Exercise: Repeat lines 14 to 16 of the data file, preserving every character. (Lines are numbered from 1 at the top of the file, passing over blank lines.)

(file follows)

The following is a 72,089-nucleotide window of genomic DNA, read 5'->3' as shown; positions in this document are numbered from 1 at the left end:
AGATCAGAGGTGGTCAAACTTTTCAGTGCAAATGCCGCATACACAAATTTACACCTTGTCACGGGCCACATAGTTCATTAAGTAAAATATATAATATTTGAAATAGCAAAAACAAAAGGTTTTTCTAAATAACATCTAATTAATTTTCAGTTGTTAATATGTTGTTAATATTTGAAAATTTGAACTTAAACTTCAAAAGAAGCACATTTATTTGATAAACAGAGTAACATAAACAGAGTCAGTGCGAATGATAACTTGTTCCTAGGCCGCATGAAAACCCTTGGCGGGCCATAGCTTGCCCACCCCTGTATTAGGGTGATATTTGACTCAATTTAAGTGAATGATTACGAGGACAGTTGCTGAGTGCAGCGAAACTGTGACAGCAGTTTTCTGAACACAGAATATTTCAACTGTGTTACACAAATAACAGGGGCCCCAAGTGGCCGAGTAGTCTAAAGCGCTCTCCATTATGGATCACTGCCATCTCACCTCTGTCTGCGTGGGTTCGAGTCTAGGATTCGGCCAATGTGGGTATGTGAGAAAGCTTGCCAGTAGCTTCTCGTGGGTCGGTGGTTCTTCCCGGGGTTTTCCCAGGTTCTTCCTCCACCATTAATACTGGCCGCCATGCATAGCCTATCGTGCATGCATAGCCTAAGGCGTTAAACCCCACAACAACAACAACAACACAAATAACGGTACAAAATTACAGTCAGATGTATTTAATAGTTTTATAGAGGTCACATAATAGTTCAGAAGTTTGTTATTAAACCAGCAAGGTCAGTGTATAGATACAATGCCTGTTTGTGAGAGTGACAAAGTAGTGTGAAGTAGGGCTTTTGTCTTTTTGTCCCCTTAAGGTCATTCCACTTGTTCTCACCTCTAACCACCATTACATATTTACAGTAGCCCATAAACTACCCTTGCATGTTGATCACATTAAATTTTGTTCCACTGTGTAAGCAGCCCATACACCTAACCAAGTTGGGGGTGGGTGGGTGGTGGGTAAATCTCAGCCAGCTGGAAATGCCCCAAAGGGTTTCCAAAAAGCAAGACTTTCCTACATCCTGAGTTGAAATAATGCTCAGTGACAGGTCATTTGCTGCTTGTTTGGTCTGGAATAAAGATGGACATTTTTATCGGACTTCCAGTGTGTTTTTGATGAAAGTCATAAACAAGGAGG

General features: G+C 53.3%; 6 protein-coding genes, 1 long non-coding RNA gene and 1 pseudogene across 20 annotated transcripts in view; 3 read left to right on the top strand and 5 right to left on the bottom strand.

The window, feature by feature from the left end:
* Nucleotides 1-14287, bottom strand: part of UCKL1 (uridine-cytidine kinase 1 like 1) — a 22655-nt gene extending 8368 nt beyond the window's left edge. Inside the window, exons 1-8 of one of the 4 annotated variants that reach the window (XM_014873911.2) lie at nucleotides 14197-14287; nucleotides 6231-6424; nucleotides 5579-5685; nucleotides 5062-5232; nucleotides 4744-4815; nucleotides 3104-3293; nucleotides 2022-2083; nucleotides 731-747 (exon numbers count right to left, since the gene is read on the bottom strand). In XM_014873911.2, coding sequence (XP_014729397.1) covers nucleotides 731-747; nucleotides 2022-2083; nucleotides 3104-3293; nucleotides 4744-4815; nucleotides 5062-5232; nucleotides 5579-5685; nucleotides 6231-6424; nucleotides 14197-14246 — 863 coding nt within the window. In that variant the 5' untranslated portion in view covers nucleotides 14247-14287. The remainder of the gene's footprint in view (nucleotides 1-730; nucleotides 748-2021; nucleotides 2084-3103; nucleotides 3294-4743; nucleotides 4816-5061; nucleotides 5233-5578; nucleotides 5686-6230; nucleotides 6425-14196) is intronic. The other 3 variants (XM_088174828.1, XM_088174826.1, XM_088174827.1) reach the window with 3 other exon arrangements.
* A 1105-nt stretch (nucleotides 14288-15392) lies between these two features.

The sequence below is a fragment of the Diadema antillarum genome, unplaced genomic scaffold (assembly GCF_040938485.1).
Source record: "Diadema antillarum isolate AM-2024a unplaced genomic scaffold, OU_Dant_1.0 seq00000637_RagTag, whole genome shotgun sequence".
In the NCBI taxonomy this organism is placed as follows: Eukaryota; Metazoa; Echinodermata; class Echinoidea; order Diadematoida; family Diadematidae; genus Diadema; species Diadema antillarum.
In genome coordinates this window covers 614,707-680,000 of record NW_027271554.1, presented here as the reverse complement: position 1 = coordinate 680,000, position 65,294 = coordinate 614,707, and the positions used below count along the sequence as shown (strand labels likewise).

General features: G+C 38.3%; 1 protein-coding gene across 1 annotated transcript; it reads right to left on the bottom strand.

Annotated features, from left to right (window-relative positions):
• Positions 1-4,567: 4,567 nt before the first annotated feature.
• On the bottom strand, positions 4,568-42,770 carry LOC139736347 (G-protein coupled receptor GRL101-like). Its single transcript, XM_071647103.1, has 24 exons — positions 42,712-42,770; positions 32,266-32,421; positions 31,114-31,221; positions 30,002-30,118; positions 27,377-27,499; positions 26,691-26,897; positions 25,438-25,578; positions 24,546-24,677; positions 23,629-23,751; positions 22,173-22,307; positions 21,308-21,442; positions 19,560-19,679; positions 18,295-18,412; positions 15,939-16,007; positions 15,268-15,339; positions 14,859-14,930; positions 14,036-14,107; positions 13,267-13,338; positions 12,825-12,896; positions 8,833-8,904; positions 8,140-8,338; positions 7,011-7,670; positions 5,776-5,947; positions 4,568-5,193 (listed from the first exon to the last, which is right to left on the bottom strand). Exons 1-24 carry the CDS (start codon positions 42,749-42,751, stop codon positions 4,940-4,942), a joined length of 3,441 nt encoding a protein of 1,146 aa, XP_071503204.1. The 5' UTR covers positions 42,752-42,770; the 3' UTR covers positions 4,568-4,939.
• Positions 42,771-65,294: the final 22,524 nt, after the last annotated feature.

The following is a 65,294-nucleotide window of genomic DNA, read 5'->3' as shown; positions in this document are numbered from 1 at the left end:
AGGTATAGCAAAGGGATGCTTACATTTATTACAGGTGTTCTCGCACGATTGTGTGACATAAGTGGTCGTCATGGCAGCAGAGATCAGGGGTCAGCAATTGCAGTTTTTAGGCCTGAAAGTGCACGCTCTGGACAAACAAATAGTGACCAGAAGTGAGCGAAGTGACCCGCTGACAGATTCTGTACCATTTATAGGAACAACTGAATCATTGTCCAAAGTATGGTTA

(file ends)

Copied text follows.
• On the bottom strand, positions 4,568-42,770 carry LOC139736347 (G-protein coupled receptor GRL101-like). Its single transcript, XM_071647103.1, has 24 exons — positions 42,712-42,770; positions 32,266-32,421; positions 31,114-31,221; positions 30,002-30,118; positions 27,377-27,499; positions 26,691-26,897; positions 25,438-25,578; positions 24,546-24,677; positions 23,629-23,751; positions 22,173-22,307; positions 21,308-21,442; positions 19,560-19,679; positions 18,295-18,412; positions 15,939-16,007; positions 15,268-15,339; positions 14,859-14,930; positions 14,036-14,107; positions 13,267-13,338; positions 12,825-12,896; positions 8,833-8,904; positions 8,140-8,338; positions 7,011-7,670; positions 5,776-5,947; positions 4,568-5,193 (listed from the first exon to the last, which is right to left on the bottom strand). Exons 1-24 carry the CDS (start codon positions 42,749-42,751, stop codon positions 4,940-4,942), a joined length of 3,441 nt encoding a protein of 1,146 aa, XP_071503204.1. The 5' UTR covers positions 42,752-42,770; the 3' UTR covers positions 4,568-4,939.
• Positions 42,771-65,294: the final 22,524 nt, after the last annotated feature.

The following is a 65,294-nucleotide window of genomic DNA, read 5'->3' as shown; positions in this document are numbered from 1 at the left end: